Unencumbered by modesty, Antheil gave an excited description of a performance at the Théâtre des Champs-Elysées in Paris on 4 October 1923: 'My little group of piano pieces, the Mechanisms, the Airplane Sonata and the Sonata Sauvage were to go on as a prelude to the opening of the brilliant Ballets Suédois of Rolf de Mare. The theatre was crowded with the most famous personages of the day, among others Picasso, Stravinsky, Auric, Milhaud, James Joyce, Erik Satie, Man Ray, Diaghilev, Miro, Artur Rubinstein, Ford Madox Ford and unnumbered others. They had not come to see me, but the opening of the ballet. My piano was wheeled out on the front of the stage, before the huge Léger cubist curtain and I commenced playing. Rioting broke out almost immediately... I felt for the automatic under my arm and continued playing... I remember Man Ray punching somebody in the nose in the front row. Marcel Duchamp was arguing loudly with somebody else in the second row. In a box nearby Erik Satie was shouting, "What Precision! What precision!" and applauding. The spotlight was turned on the audience by some wag upstairs, hurting his sensitive eyes... In the gallery the police came in and arrested the Surrealists who, liking the music, were punching everybody who objected.'
By 1936 the impoverished enfant terrible had relocated to Hollywood to become a composer of comparatively tame film music, operas and ballets, as well as portmanteau work as a writer, inventor and lonely-hearts columnist. Antheil died in New York on 12 February 1959. A Futurist by inclination, if not cultural allegiance, Antheil confirmed in Bad Boy of Music: 'I called the Airplane Sonata that because, as a symbol, the airplane seemed most indicative of that future into which I wanted to escape.' Performed by Daniele Lombardi.
9. Marcel Duchamp La Mariée mise à nu par ses célibataires, même 10.06
Born near Blainville, France, in 1887, Marcel Duchamp may be numbered among the leading artists and theorists of the 20th Century. After early experiments with traditional styles and Cubism, Duchamp abandoned orthodox forms and techniques, and in 1915 relocated to New York. There he worked on provocative 'readymade' artworks such as Fountain (1917), a porcelain urinal signed as R. Mutt, and promoted bold avant-gardism and Dada together with Francis Picabia and Man Ray.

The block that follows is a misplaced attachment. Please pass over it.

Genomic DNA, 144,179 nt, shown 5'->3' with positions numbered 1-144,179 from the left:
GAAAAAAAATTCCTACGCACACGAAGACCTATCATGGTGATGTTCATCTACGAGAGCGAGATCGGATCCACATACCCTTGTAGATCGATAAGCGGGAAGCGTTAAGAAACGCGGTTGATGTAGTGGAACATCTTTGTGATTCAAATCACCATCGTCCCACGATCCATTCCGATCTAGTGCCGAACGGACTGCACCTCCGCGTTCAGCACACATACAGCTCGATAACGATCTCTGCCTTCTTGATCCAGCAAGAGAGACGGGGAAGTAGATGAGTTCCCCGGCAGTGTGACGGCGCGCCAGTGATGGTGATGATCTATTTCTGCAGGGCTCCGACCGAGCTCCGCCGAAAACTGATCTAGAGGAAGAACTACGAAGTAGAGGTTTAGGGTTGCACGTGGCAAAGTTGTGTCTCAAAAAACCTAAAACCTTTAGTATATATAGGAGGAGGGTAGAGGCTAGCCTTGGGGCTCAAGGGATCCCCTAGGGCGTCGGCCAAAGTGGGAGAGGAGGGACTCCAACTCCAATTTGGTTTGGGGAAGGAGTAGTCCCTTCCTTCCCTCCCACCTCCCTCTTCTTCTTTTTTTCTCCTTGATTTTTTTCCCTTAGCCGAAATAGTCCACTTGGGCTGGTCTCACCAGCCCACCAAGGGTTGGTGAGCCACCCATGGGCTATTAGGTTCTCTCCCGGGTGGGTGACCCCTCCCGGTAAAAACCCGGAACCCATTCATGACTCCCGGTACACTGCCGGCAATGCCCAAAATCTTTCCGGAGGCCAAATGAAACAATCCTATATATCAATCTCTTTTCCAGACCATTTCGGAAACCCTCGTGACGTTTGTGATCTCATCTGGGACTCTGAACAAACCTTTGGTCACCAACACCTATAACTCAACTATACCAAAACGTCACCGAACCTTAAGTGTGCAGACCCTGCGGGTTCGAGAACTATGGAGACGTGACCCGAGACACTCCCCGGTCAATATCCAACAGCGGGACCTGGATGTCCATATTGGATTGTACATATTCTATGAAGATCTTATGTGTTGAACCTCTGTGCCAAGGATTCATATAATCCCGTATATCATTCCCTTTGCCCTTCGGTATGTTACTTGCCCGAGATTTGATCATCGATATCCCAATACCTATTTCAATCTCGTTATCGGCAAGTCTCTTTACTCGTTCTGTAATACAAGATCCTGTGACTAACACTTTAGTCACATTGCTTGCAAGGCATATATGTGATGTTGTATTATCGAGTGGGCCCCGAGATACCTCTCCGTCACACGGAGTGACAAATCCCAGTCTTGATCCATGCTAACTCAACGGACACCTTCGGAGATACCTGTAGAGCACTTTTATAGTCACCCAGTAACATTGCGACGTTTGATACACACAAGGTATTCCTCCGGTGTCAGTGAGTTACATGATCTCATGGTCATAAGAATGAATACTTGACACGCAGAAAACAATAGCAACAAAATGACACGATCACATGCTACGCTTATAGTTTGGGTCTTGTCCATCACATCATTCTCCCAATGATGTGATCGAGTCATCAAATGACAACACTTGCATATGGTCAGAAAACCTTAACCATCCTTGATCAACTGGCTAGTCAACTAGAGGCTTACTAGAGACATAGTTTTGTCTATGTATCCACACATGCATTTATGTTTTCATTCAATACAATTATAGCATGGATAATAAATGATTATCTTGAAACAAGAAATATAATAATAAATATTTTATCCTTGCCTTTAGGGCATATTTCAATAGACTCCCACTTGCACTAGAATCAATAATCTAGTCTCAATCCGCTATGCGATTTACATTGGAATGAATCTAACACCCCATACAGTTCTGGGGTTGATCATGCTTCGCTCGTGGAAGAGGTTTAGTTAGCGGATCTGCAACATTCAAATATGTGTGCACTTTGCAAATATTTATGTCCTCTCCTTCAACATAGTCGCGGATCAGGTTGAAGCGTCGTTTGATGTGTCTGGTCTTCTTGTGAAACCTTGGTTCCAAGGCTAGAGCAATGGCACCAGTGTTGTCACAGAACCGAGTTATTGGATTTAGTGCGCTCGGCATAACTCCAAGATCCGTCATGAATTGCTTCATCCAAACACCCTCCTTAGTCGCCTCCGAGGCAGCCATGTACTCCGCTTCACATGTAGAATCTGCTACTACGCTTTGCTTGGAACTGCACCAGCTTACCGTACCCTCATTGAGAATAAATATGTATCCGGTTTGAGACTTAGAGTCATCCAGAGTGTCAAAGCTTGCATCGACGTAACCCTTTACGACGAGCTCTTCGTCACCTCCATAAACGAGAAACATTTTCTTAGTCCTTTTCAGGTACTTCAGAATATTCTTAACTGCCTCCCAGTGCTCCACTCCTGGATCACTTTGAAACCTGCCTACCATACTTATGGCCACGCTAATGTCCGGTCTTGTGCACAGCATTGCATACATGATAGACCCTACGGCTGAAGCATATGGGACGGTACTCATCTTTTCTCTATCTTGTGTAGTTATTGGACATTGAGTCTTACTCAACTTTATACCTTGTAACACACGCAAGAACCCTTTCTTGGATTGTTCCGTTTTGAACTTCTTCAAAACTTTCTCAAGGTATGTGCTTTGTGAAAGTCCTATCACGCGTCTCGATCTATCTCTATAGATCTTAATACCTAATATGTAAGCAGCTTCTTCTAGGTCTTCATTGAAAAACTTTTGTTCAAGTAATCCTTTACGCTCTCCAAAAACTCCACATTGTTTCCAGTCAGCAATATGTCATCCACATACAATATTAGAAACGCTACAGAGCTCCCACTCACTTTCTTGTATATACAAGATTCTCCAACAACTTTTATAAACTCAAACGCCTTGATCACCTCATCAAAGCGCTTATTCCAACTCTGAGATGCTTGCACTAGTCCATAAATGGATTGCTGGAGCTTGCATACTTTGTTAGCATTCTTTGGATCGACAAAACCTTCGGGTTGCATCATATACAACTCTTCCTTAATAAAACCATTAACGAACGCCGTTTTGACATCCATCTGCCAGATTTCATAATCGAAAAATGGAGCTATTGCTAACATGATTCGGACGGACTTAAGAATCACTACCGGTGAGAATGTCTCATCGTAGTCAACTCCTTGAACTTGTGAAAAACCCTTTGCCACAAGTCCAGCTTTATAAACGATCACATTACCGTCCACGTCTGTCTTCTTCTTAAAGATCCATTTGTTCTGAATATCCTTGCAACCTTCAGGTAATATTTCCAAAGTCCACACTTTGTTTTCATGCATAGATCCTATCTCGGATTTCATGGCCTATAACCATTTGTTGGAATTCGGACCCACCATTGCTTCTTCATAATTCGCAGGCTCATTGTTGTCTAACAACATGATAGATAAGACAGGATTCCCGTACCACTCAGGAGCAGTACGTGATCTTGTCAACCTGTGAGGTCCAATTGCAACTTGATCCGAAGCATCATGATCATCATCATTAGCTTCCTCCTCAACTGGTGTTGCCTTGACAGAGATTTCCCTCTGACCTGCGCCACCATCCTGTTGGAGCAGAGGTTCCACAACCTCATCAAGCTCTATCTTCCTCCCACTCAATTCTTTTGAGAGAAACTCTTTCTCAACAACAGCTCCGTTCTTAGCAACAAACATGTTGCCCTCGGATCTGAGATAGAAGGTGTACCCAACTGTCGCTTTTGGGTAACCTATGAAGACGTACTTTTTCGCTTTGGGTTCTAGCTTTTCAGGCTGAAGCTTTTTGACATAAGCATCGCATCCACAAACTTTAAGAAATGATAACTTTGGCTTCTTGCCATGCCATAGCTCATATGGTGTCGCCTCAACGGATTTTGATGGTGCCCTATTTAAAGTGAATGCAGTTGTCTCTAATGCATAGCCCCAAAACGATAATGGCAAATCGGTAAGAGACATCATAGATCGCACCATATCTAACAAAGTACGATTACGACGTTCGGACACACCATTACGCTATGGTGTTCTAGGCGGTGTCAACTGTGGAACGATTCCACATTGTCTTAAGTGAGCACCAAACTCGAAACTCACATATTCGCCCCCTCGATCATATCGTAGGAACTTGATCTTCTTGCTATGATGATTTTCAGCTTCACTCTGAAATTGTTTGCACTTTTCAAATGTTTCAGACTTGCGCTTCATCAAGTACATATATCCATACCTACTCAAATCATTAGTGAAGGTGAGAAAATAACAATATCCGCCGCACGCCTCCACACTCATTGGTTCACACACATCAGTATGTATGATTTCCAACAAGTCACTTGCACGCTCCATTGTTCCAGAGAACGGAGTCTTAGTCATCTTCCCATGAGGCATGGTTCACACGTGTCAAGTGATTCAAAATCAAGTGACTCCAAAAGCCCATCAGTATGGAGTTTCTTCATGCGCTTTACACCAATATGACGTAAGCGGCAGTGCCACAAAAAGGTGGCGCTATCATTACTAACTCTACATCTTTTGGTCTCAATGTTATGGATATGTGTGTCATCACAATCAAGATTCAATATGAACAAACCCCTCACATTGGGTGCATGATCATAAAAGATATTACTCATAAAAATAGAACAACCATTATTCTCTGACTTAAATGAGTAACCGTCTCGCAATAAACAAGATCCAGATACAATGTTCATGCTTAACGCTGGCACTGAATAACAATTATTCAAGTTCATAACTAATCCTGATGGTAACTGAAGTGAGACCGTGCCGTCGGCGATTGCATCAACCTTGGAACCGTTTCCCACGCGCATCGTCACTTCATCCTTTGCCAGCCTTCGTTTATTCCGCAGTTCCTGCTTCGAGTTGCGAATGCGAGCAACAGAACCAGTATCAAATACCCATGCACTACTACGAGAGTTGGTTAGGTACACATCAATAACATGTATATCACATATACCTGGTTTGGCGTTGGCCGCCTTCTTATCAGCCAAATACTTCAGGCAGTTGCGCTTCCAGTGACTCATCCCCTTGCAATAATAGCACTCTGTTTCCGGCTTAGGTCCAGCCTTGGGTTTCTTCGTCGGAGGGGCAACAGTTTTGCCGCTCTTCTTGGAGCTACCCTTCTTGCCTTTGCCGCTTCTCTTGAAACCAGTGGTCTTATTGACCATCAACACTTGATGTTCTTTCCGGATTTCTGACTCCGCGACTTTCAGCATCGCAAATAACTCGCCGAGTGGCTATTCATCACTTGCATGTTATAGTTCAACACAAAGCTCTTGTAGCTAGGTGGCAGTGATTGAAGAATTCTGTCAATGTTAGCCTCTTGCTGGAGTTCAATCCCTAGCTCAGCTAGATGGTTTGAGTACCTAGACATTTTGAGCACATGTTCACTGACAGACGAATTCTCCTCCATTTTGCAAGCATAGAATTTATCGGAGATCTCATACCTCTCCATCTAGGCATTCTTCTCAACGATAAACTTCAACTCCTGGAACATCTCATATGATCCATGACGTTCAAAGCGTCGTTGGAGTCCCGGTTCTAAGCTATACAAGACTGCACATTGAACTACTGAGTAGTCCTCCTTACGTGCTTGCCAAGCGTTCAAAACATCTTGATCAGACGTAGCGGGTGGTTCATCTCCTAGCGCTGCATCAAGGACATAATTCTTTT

While not a composer in any conventional sense, Duchamp conceived two pieces of music. Both are titled Erratum Musical (or Musical Erratum), and both appear to have been written in 1913. The first was a short vocal piece, to be sung by Duchamp and his sisters, and composed par hasard. The second, sub-titled La Mariée mise à nu par ses célibataires, même, is a far more complex and open-ended work. In fact in his marginal notes Duchamp variously describes the piece as 'inachevable' (unachievable/impossible to finish), and the component sections 'interchangeable'. Furthermore the artist discouraged any attempt at virtuoso performance, suggesting instead that the piece might be played on a mechanical piano or organ, or some other type of novel instrument. In closing, Duchamp noted of his work, 'execution is rather pointless, in any event.'
No definitive score exists. One of Duchamp's novel suggestions for performance constitutes an exercise in composition by pure chance, using a vase (or funnel) and a toy train set: "An apparatus for the automatic recording of fragmented musical periods. Vase containing the 89 notes (or more: 1/4 tone), numbers written on each ball. Opening A allows the balls to drop into a series of small wagons B, C, D, E, F etc. Wagons moving at variable speed, each one receiving one or more balls. When the vase is empty, the period of 89 notes (in so many) wagons is written and may be performed by the designated instrument."
The version included here is performed by Mats Persson and Kristine Scholz using a modified piano, on which the ordinary action with a small electric motor with a rotary disc, which moves against the strings to produce the tones heard. In this respect the performance reflects something of the form of Duchamp's Precision Optics and spiral Rotoreliefs, created between 1920 and 1935.
10. Francis Poulenc Mouvements perpétuels 5.40